Maria sees her very identity as having been embodied, even formed, in the role of Sigrid, a character she views—somewhat selectively—as a free spirit, a rebel, purely an object of sympathy. Others, however, see the two characters differently: Sigrid as spoiled and manipulative, and Helena as not the passive and pathetic woman of Maria’s imagining but more a tragic heroine, who is possibly using the younger as a weapon to destroy herself. Valentine encourages her to take the role, but Maria objects: “Thinking about a text is different from living it.” “It’s a male fantasy,” she then complains. “No, it isn’t,” Valentine insists.
The women hang out, take long mountain hikes, bathe and frolic in a lake, enjoy tea and chamber music at an inn where Nietzsche once stayed, and, after Maria has finally decided to take the role, rehearse the lines together in sessions that slip dangerously between script and reality. Suddenly Maria turns on Valentine, excoriates her: is she jealous, envious, attracted? No, she is Helena—we suddenly notice the script in her hand. In the sliding back and forth between play and life, Helena and Sigrid come to seem full-fledged characters. The erotic hovers but never plays out, giving the film a subtler frisson than the strenuously literal (if beautiful) rendering of lesbianism in Todd Haynes’s Carol (2015).
The movie, of course, resembles its own chosen metaphor, the slippery snake of clouds that, rather than dissipating when it meets mountain peaks, funnels its way through. We bear witness to it with Maria, and also via a lovely silent documentary (Arnold Fanck’s1924 Cloud Phenomena of Maloja) that the two watch on television. But an equally apt metaphor might be a mirrored disco ball, constantly flashing out fragments of light, images that change, in a dizzying succession of impressions and parallels. The narrative becomes even more complicated when a third woman is introduced: Jo-Ann Ellis, the hot young starlet played by Chloë Grace Moretz, who is being considered for the role of Sigrid. Maria has already shown her resistance to modern technology and the world it has forced on her via Skype and the Internet, especially the corruption of dignity and civility she sees in actors like Jo-Ann, endlessly promoting themselves on talk shows.
One of the great comic sequences comes when Maria and Valentine go to see the futuristic franchise superhero hit that features Jo-Ann as a princess. Prancing around in a silvery bodysuit, she delivers herself of a passionate love soliloquy. Maria is wide-eyed with amused disbelief, Valentine awestruck. Discussing it afterward, Valentine maintains that Jo‑Ann goes “deeper into the darker side of her character.” Despite her superpowers, she has no defenses, Valentine goes on. It’s “fucking powerful.” Maria doubles over, as do we, but somehow the laughter curdles. Could we actually be wrong?
By odd coincidence, a film with many of the same concerns opened almost simultaneously with Clouds of Sils Maria—Noah Baumbach’s While We’re Young. In it, Ben Stiller plays a fortysomething documentarian, both smitten with and horrified by a director in his twenties (Adam Driver). Like Maria, Stiller’s character feels ancient; he exhibits the same sense of aesthetic displacement and wounded ego, of being aghast at a younger generation’s indiscriminate enthusiasms. Stiller’s generation made precise aesthetic distinctions, divisions and subdivisions, in popular culture, but Driver’s character, like Stewart’s, thinks everything is wonderful. Now anything goes.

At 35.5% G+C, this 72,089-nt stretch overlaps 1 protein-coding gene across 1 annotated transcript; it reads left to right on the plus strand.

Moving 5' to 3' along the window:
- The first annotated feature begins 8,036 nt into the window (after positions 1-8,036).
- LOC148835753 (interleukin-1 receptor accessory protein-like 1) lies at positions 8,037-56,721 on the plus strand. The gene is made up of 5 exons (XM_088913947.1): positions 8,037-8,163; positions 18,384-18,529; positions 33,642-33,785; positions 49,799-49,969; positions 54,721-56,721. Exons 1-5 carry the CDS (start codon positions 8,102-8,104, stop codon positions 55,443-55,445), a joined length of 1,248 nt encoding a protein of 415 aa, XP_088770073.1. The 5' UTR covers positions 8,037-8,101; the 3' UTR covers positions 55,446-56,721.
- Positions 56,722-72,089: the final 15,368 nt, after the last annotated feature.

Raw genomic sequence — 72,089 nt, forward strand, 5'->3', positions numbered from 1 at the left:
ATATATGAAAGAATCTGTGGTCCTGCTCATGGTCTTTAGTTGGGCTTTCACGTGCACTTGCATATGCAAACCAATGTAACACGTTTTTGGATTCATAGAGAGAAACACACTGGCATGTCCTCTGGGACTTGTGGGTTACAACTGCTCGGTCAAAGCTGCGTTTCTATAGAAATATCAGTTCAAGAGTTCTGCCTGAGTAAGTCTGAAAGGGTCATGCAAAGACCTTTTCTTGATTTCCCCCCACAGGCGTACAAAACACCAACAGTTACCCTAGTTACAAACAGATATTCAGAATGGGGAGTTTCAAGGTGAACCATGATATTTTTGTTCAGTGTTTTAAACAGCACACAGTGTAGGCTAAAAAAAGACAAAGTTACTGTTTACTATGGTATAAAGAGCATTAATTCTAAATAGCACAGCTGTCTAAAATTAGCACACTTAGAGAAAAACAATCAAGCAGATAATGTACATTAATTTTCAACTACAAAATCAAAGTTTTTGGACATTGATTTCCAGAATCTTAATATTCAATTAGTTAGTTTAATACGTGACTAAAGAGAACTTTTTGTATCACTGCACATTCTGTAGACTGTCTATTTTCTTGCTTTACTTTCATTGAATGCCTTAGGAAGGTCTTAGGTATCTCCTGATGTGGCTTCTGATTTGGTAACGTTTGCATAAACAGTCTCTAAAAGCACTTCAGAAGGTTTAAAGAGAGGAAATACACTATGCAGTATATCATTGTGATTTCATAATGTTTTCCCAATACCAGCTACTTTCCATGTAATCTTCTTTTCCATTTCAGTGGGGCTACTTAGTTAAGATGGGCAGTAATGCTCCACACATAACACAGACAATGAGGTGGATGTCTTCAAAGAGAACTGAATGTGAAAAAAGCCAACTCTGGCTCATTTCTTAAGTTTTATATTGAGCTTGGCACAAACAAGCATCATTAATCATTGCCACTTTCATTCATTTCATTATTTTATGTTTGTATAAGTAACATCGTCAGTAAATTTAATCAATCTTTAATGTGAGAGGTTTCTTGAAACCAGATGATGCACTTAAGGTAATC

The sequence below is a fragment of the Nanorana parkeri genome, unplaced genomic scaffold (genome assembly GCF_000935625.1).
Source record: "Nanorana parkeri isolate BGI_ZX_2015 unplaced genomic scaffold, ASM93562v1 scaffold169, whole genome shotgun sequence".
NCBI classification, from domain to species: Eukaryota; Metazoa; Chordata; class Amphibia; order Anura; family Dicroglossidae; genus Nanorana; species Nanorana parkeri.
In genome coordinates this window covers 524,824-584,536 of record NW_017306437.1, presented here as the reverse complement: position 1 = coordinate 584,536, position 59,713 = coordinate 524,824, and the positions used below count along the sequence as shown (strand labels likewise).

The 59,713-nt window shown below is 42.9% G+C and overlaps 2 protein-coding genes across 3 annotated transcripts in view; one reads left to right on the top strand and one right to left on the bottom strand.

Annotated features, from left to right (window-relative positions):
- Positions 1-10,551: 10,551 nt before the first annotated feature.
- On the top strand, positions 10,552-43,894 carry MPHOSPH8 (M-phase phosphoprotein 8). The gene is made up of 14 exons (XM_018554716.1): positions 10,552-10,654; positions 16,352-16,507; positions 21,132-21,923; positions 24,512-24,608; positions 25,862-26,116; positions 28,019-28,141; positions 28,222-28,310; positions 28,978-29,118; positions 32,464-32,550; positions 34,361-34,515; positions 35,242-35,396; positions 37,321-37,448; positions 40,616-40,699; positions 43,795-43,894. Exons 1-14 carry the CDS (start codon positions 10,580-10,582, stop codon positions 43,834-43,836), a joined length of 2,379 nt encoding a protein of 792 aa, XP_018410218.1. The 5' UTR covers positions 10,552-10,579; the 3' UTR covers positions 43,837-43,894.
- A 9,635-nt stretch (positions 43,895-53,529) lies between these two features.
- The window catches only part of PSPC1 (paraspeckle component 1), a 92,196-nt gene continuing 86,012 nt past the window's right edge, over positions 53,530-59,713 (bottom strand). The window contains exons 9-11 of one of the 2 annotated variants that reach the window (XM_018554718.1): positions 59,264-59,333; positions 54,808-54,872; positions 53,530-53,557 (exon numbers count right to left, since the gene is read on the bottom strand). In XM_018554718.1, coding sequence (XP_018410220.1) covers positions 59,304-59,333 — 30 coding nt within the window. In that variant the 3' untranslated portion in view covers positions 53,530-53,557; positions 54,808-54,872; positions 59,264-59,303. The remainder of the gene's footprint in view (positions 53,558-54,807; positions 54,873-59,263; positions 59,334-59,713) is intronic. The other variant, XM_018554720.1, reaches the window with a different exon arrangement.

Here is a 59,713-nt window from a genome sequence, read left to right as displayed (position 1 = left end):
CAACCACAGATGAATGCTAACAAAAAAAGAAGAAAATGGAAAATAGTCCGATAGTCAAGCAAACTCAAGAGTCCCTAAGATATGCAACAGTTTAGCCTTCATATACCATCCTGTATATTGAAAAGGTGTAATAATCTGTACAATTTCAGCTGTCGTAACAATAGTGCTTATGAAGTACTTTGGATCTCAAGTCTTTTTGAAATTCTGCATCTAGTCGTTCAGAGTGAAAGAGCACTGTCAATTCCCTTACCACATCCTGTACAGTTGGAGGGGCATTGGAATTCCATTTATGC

People in their forties feel older than those in their eighties, because they are still in the game and yet being ruthlessly sidelined. Maria may be appalled by the temerity of the young self-promoters, but in a hypercompetitive market that feeds on youth, even thirty-year-olds are looking over their shoulders. In the absence of a protective “system,” the cycles are accelerated, “mature” parts and career death coming sooner. New recruits arrive as inexorably as the latest technology upgrade. “I’m allowed to not be old,” Maria notes shrewdly, “as long as I don’t want to be young.”
More than any previous work of his, Assayas’s latest act of sorcery never stays in one place. Whose head are we in? And where does playacting end and reality begin, or can any such boundary be drawn when reality is so much a matter of perception? With the acrobatic grace of Irma Vep, the director slips into and out of genres, nationalities, languages, creating his own visaless country, of actors trailing their pasts, crossing borders, with unfixed identity cards. Is Stewart atoning for her Twilight franchise superstardom with the hair shirt of European art cinema? And is Clouds of Sils Maria, with its Swiss setting and philosophical musings, European art cinema? If so, from what country? It seems French, but speaks mostly English and Hollywoodese. Language and nationality are one of the movie’s more disorienting puzzles: Binoche, who is clearly French but speaks English to her assistant, says of the tribute she is preparing, “I must find my own words.” But in what language, we wonder?
Summer Hours majestically presided over a landslide it could do nothing to halt. In the story of an art-filled country house and its owners, Assayas celebrated the great French traditions of family, culture, patrimony, even as they were giving way to the forces of global capitalism, but he chronicled this changing of the guard with an eerily evenhanded dispassion. It’s this compassionate detachment that allows him to observe without taking sides in the eternal duel between old and new (when we finally meet Moretz’s Jo-Ann, there is nothing ridiculous about her), money and art, between narrative literalism and magic. In a final mystery involving the ever elusive Valentine and reminiscent of Antonioni, he is unafraid of the unresolved.
Assayas has cited Fassbinder and Bergman as major influences—also Robert Bresson and Michael Mann—but I would add the great Jean Renoir. His famous dictum, “Tout le monde a ses raisons,” applies to Assayas’s characters, but with a modern twist: how rapidly those reasons shift, and how rarely we know precisely what they are.